The recent surge in suicides in Oman by Indian expats has become a cause for concern among Omanis.
While such incidents were taking place before as well, there has been a spurt in the number of suicides reported recently, which reflects the dominant thinking among Indian expats in Oman.
Over the years, the cost of living in India has gone up and providing for a family in India is not the same as it was, owing to rising inflation in the country. In order to manage income and remit some of it to India, an expat in Oman has to first deal with rising costs in Oman and the reality of shrinking salaries for blue-collared workers, which haven’t changed much despite the fillip in cost of living.
In addition to this, the drop in oil prices has forced Omani employers to cut increments and bonuses and also hire people at reduced salaries, which has placed enormous pressure on Indian expats, especially those who are hired for a low income.
This leads to greater more mental stress, which is intensified by the rigours of working in the harsh climatic conditions of the Sultanate.
Any additional pressure can lead to depression and can create a critical situation for an employee.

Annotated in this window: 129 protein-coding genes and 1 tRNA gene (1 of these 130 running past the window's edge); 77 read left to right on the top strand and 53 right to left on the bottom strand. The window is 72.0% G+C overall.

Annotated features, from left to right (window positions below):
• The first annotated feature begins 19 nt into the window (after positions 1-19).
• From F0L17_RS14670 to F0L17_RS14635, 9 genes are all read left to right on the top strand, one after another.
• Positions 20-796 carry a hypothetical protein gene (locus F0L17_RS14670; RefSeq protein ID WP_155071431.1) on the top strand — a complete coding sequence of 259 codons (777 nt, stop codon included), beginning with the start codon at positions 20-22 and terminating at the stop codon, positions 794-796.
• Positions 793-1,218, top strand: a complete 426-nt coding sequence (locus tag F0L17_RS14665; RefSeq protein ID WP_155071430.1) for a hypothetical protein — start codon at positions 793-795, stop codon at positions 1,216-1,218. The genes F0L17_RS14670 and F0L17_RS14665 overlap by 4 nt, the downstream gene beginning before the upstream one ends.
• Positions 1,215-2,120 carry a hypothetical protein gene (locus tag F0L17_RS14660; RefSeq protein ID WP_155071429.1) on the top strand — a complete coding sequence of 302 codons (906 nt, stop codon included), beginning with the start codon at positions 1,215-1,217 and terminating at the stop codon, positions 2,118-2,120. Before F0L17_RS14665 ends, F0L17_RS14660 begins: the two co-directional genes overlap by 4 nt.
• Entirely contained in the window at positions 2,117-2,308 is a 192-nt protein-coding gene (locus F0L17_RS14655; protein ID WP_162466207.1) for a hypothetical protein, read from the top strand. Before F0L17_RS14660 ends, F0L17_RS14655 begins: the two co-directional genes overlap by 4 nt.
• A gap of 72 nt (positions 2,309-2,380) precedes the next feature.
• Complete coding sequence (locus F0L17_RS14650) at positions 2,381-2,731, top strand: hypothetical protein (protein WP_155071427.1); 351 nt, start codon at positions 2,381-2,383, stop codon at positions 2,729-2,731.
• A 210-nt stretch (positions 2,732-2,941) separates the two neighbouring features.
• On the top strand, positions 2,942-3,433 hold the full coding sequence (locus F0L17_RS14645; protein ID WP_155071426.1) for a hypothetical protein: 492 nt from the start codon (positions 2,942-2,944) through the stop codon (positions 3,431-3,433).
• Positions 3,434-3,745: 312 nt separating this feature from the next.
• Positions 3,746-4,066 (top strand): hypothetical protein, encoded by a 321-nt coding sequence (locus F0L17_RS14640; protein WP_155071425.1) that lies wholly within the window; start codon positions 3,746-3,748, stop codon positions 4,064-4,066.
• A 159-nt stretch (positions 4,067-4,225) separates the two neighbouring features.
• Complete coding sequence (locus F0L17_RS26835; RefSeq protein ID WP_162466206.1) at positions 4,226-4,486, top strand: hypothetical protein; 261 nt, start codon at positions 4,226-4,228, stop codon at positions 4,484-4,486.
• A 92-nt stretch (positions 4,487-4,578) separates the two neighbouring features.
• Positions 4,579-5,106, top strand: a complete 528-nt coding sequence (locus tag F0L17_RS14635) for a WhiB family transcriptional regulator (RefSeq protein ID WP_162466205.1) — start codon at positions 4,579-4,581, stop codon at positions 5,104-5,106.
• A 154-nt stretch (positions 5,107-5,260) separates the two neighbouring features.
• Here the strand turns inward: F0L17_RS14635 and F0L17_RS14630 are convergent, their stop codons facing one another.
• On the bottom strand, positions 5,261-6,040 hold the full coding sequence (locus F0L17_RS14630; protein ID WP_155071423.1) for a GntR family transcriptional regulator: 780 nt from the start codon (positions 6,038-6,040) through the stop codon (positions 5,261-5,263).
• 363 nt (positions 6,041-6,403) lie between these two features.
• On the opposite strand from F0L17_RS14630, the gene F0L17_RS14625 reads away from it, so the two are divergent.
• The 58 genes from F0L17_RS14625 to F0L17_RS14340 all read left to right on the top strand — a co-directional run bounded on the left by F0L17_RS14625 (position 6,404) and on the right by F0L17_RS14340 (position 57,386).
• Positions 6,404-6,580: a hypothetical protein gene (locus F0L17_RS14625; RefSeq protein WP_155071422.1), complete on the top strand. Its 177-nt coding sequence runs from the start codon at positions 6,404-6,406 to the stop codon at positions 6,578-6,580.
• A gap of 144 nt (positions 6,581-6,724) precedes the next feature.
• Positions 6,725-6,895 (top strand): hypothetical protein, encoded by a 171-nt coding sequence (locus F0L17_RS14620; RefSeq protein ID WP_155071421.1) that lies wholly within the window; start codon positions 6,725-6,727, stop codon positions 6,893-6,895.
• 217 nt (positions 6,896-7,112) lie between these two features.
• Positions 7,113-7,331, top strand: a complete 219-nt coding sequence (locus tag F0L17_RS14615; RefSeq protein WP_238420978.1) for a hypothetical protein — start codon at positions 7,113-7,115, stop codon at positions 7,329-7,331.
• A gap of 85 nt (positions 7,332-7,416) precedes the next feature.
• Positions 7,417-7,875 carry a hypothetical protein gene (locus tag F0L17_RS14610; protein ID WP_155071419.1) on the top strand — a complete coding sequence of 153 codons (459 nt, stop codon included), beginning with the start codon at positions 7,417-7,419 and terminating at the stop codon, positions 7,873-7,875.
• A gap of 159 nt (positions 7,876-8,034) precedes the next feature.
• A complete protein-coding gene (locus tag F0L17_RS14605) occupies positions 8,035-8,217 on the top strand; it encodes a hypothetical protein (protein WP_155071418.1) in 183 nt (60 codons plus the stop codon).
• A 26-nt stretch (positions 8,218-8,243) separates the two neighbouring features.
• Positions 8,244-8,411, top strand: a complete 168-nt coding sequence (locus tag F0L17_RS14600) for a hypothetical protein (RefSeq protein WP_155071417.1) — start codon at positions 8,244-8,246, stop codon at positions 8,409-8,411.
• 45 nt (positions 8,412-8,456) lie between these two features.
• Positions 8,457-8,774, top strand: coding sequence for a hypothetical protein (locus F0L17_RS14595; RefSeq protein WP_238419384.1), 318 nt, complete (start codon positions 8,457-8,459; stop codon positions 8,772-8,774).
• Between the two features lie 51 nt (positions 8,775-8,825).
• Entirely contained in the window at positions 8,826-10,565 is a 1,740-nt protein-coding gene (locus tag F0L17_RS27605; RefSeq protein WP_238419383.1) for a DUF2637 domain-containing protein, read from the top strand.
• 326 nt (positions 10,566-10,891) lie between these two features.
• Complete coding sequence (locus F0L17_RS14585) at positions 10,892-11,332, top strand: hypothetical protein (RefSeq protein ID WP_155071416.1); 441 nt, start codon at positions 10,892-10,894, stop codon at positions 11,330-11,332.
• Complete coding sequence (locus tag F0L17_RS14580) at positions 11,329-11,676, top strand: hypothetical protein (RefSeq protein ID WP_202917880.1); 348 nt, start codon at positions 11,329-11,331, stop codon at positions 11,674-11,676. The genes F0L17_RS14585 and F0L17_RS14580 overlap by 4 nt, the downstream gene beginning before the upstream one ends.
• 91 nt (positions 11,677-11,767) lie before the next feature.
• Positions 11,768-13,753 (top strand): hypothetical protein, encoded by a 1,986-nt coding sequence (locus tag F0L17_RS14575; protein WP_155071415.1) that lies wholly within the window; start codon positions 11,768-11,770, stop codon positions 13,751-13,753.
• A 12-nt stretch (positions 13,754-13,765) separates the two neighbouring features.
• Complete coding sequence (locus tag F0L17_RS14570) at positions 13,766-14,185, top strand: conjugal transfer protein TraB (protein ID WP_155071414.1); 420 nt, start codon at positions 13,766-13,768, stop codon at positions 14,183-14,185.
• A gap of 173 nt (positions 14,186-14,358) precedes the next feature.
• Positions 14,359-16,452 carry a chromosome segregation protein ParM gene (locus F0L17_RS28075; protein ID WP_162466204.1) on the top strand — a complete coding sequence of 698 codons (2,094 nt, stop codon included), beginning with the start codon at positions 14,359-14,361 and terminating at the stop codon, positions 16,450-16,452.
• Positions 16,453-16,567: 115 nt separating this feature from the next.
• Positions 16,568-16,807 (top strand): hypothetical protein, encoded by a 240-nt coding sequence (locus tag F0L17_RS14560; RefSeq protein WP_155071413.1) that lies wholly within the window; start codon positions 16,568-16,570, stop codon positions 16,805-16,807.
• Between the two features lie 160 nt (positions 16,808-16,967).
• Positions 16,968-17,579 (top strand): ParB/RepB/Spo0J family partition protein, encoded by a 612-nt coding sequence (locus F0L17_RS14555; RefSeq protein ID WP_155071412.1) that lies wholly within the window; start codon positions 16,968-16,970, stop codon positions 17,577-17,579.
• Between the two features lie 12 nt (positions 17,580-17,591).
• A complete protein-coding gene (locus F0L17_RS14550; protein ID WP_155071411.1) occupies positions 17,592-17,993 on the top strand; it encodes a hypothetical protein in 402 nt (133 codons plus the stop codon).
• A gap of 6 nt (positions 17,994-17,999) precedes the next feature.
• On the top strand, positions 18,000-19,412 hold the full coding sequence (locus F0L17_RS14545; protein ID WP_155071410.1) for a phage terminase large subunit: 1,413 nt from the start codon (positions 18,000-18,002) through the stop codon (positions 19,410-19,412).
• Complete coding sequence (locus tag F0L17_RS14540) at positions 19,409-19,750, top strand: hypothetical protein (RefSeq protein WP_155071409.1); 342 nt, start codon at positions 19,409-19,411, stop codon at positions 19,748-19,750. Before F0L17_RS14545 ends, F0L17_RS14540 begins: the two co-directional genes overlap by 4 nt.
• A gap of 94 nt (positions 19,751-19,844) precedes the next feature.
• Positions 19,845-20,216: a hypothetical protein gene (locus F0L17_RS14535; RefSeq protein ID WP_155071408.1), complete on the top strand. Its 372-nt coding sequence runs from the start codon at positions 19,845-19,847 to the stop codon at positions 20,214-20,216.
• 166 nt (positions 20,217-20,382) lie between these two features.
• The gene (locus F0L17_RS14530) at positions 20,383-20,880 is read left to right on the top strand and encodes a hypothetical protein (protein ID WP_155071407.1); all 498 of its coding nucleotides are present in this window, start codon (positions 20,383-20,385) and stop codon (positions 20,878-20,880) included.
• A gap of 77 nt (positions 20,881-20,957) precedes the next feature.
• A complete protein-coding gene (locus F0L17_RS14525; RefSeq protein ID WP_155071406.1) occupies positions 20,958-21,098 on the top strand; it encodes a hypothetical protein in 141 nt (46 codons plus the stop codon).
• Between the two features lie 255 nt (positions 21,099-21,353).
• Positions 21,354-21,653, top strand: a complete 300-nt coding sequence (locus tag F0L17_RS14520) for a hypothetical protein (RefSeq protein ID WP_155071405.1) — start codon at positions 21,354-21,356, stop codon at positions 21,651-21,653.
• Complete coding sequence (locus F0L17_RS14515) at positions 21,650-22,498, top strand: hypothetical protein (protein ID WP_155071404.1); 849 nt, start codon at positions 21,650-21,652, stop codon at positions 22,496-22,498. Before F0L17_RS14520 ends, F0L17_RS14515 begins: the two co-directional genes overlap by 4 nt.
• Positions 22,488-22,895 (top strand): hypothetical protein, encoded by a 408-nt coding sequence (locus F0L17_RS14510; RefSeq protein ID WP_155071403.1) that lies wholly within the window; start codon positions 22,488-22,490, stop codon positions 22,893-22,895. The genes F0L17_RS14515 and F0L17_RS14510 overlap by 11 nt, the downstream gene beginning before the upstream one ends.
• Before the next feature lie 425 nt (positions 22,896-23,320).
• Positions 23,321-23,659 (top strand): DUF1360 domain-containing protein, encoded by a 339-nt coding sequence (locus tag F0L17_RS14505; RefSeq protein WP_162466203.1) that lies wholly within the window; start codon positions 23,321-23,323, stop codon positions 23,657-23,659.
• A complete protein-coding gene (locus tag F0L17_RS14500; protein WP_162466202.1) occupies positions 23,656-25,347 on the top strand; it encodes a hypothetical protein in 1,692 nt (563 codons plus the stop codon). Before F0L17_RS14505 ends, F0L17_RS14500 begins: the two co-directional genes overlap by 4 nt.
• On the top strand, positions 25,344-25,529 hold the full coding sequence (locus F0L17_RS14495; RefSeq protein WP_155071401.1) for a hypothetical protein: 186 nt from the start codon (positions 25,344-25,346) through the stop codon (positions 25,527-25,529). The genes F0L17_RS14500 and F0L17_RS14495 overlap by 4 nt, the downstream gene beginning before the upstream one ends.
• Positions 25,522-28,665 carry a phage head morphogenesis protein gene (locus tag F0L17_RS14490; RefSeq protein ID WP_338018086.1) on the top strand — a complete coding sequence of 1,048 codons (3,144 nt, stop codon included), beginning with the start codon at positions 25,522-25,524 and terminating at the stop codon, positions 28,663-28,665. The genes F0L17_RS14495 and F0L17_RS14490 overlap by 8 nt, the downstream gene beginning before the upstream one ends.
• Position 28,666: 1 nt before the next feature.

At the outset, the onus lies with the companies hiring expats. They should ensure that all human resource parameters are met with to make sure employees, especially blue collar workers or low income employees are taken care of and that any sort of signs of depression are identified, filtered and that companies hire specialised psychiatrists to deal with such problems of employees.
The best solution for depression, which is common among most of the expats, especially Indian expats living and working here without families, is regular counselling to support them mentally and to help them cope with the condition.
All companies should adopt counselling programmes and engage employees to condition them as per these situations and bring about a change in their mental and physical condition.
Also, the relevant government authorities should also make sure that the living conditions of expats, and those at labour camps are adequate. Given the harsh climate conditions, the work environment should be properly maintained and working hours be kept reasonable.
Companies should also introduce welfare programmes for expats as this would help boost employees’ morale.
A big responsibility also lies with the Indian Social Club, which should also organise programmes for the welfare of expats, offering a strong framework of support, with the help of the online expat community, which has strongly responded to the need of the hour, along with the concern expressed by the Indian Ambassador, Indra Mani Pandey. - Exclusive to Times of Oman